‘The Mystery of Edwin Drood’ is an uproarious tour de force by the CRT

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The show’s main allure is its use of audience participation. In the original novel, Dickens died before he was able to resolve the mystery. Instead of providing its own solution, “Drood” allows the viewers to vote on multiple outcomes, ending the musical with whichever ending receives the most support. (Screenshot via crt.uconn,edu)

Delightful is the word I would use to describe the Connecticut Repertory Theatre’s newest production, “The Mystery of Edwin Drood.” Modeled after English stage shows of the 19th century, the musical follows a troupe of actors putting on a stage adaptation of Charles Dickens’ last unfinished novel “The Mystery of Edwin Drood.”

The story of “Drood” is, in typical Dickens fashion, filled with mysterious twists and grim subject matter. John Jaspers is a lecherous choirmaster who lusts for his young pupil Rosa Bud, the fiancée of his nephew Edwin Drood. Further intrigue enters in the form of Neville Landless, who also aims to woo Ms. Bud, and his sister Helena Landless. As more characters become roped into the murky situation, it becomes less and less clear who posess the greatest threat.

The show’s main allure is its use of audience participation. In the original novel, Dickens died before he was able to resolve the mystery. Instead of providing its own solution, “Drood” allows the viewers to vote on multiple outcomes, ending the musical with whichever ending receives the most support. This means that if you were to see the play on two seperate nights, you could witness two distinctly different endings with unique character revelations and musical numbers. This takes the literary concept of “death of the author” to a whole new level, allowing the audience to literally make the story conform to their own wishes as a result of the author’s real-life death.

The play-within-a-play aspect of the show provided an entertainingly bizarre meta quality to the production. Each character played both an actor and the role of said actor within “Edwin Drood” (If that sounds confusing, it makes more sense when viewing the show). This leads to some hilarious moments where the actors will “stop the show” to negotiate wages, recast roles or discuss the troupe’s “upcoming productions.” This use of layered storytelling helps to transport the audience to feel that they really are in 19th century England.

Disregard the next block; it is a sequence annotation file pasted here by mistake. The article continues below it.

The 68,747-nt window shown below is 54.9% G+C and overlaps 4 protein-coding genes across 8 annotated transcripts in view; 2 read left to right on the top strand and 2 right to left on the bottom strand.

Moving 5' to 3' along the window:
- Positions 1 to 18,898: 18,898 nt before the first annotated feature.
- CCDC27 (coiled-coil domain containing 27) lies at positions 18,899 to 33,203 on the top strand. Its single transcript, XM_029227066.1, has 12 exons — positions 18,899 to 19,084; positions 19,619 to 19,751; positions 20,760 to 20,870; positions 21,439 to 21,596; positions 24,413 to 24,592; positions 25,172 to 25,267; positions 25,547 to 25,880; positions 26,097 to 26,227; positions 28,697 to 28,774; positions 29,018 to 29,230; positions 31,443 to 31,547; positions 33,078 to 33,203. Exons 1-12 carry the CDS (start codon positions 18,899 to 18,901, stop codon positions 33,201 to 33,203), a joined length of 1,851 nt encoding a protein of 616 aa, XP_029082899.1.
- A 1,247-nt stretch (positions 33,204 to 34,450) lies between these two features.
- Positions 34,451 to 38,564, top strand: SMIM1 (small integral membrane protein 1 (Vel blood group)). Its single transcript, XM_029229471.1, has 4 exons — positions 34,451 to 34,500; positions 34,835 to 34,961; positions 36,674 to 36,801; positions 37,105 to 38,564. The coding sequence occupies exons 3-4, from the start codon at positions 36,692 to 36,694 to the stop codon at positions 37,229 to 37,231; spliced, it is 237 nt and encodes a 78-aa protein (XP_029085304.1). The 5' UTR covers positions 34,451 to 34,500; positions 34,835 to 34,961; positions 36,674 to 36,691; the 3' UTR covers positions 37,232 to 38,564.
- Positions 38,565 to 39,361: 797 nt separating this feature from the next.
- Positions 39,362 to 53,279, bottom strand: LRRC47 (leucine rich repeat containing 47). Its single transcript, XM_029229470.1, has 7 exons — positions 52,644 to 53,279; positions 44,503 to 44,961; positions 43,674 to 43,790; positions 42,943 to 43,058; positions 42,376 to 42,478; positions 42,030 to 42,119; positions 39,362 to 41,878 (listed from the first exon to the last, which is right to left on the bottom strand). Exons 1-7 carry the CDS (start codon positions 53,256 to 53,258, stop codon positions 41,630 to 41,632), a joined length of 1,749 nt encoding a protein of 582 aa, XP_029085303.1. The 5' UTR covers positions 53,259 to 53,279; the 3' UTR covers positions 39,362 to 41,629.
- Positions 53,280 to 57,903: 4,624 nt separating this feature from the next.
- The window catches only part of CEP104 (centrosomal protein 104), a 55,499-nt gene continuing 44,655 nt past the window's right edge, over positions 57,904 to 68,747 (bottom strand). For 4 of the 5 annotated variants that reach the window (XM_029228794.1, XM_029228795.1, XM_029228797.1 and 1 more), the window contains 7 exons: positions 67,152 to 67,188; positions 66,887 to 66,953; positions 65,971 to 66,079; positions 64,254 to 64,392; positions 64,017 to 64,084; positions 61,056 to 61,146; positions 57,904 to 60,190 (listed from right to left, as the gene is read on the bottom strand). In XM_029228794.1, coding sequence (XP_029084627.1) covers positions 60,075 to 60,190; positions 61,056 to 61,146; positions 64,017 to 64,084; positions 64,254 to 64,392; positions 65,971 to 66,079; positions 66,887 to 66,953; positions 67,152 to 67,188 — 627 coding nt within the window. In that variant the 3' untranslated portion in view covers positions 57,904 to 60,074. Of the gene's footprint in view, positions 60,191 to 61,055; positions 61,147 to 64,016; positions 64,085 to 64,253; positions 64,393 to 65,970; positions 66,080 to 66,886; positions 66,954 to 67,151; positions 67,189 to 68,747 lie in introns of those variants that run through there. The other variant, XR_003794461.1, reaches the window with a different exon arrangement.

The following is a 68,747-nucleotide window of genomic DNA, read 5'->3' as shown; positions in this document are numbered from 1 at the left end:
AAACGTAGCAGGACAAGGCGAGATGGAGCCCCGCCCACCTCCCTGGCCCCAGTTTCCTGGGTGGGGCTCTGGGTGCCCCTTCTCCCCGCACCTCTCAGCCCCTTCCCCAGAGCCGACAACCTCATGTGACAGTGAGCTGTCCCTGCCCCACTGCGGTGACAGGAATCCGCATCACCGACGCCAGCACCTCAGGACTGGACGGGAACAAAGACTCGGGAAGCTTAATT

As usual, the singing and acting were superb all around. The most memorable performances by students came from Bryan Mittelstadt as the villainous John Jasper, GraceAnn Brooks as Rosa Bud, Mauricio Miranda and Rebekah Santiago (donning Indian accents) as Neville and Rebekah Landless and Rob Barnes and Matt Bader as the hilarious duo Durdles and Deputy.

The equity actors brought in are also outstanding, with Kurt Zischke as Mr. William Cartwright (the head of the acting troupe), Kelly Lester as opium den proprietor Princess Puffer, Aaron Bantum as James Throttle and Emily Ferranti as the titular Edwin Drood. All of them exuded talent equivalent to a show on Broadway, and the fact that UConn’s own actors were able to hold their own on stage with them is a testament to the professionalism of the CRT.

The costumes were phenomenal all around, showcasing some of the best work of the CRT to date. Each character had their own unique color scheme and appearance which matched their individual personalities while still maintaining a distinct Dickens quality.

As a musical, the show did not disappoint, using witty lyrics and perfectly capturing the sound of a British music hall. The opening number, “There You Are,” is filled to bursting with energy and excitement that draws you in immediately and never lets you go. Some of my personal favorites were the beautifully melancholic “Moonfall” sung exquisitely by Brooks, the wickedly funny “Wages of Sin” sung with comedic virtuosity by Lester and the “Settling Up the Score.”

This may have been the greatest performance I have seen yet by the CRT. Everything came together so well that it was simply impossible to leave without a smile on your face. As a longtime fan of Charles Dickens, I am happy to say that it perfectly captured the distinct character and charm of his work. The show will be running for the rest of the week, so I advise that you schedule in a viewing as soon as possible. This production is a triumph in every sense of the word, and you would being doing yourself a disservice if you miss it.


Evan Burns is campus correspondent for The Daily Campus. He can be reached via email at evan.burns@uconn.edu.

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